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Johnnie Walker owner developing alcohol-free alternative to whisky

Whisky Sour serve in a bar counter - Getty Images
Whisky Sour serve in a bar counter - Getty Images

Whisky drinkers hoping for a wee dram without a sore head in the morning could soon be in luck.

The owner of Johnnie Walker is researching non-alcoholic alternatives to whisky and rum, according to its chief executive.

Sir Ivan Menezes, who runs spirits company Diageo, said the business had “ideas in the pipeline” for “non-alcoholic brown spirits”.

Mr Menezes said: “We've got a pipeline of ideas and new product ideas and are doing a lot of technical R&D work and research on it as well.”

Diageo is the world’s biggest producer of Scotch whisky, owning distilleries including Talisker and Lagavulin as well as brands such as J&B and Johnnie Walker. The FTSE 100 business also owns Captain Morgan rum.

In recent years it has been developing non-alcoholic versions of some of its best selling brands, including Guinness, Gordon's and Tanqueray. It also owns the upmarket non-alcoholic drink Seedlip, which is meant to be drunk like a spirit.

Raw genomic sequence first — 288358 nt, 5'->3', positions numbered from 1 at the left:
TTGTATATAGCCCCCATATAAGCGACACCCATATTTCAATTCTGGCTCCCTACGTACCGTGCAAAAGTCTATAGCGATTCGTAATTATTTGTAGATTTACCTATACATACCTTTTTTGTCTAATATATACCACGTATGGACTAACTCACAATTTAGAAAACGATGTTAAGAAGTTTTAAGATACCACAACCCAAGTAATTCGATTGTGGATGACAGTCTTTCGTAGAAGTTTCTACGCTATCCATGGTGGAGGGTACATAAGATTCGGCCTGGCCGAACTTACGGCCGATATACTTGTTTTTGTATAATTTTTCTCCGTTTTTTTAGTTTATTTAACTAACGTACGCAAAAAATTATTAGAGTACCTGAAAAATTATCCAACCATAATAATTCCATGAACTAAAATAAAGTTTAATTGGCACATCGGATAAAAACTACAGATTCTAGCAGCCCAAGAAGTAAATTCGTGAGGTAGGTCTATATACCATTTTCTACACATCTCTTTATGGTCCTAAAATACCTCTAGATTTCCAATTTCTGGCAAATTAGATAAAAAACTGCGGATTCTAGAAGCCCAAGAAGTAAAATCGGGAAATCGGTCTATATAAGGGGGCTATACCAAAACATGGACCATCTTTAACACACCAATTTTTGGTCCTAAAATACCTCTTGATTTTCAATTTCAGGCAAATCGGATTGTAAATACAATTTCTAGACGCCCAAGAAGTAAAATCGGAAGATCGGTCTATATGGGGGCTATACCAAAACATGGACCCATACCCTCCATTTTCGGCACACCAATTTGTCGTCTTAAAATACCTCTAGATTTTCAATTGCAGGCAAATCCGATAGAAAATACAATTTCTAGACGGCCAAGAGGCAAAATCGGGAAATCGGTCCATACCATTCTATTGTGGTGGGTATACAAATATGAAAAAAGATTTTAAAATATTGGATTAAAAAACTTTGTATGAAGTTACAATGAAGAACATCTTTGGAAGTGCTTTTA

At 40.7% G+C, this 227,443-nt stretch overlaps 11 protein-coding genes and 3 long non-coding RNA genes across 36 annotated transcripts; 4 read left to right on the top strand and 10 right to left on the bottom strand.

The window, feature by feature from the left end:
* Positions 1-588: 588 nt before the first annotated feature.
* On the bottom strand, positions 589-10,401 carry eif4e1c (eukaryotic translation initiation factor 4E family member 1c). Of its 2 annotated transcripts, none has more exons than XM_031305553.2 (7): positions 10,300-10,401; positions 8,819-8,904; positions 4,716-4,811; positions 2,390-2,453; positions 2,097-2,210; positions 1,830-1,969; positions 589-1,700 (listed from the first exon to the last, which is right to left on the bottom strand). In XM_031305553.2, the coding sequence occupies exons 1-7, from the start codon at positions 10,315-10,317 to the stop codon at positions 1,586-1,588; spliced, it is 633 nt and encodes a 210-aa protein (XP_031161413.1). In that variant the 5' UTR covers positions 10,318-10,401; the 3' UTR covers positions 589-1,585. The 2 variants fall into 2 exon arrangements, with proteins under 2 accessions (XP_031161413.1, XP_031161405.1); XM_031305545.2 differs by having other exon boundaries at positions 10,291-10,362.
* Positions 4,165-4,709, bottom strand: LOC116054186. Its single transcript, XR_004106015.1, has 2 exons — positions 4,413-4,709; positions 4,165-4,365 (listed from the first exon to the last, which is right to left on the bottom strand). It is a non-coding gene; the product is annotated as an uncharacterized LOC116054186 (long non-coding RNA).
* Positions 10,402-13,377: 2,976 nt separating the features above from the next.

While many drinks companies are expanding into non-alcoholic alternatives like Diageo, the majority are designed to resemble gin and vodka rather than rum and whisky.

Rival spirits company Pernod Ricard - the owner of Beefeater gin - sells a non-alcoholic dark spirit called Celtic Soul, which it launched in 2019, but it is one of the few to do so.

Diageo’s push to develop alcohol-free versions of its spirits comes as a growing number of people give up or cut back on alcohol.

Figures released by online supermarket Ocado in the lead up to Christmas suggested more than a third of people were planning not to drink alcohol at all over the recent festive period. The proportion was even higher among young drinkers, with more than half swearing off the booze.

At the same time, sales of non-alcoholic drinks have been rising as people seek to recreate the experience of drinking a beer, cocktail or wine without the after effects. Sales of non-alcohol alternatives reached £260m last year and are forecast to almost double over the next four years, according to Mintel.

Waitrose said earlier this month it was also seeing a rise in “sober curious” shoppers experimenting with moderation rather than abstaining completely, which had sent sales of low and non-alcoholic wine and beer surging.

Paul Mathew, founder of non-alcoholic aperitifs brand Everleaf, said: “Kids don’t want to do what the previous generation did. When I was growing up there was peer pressure to drink but it's almost going the other way now.”

He added: “I think we’re all realising the impact of alcohol and recognising it's really not healthy on many levels.”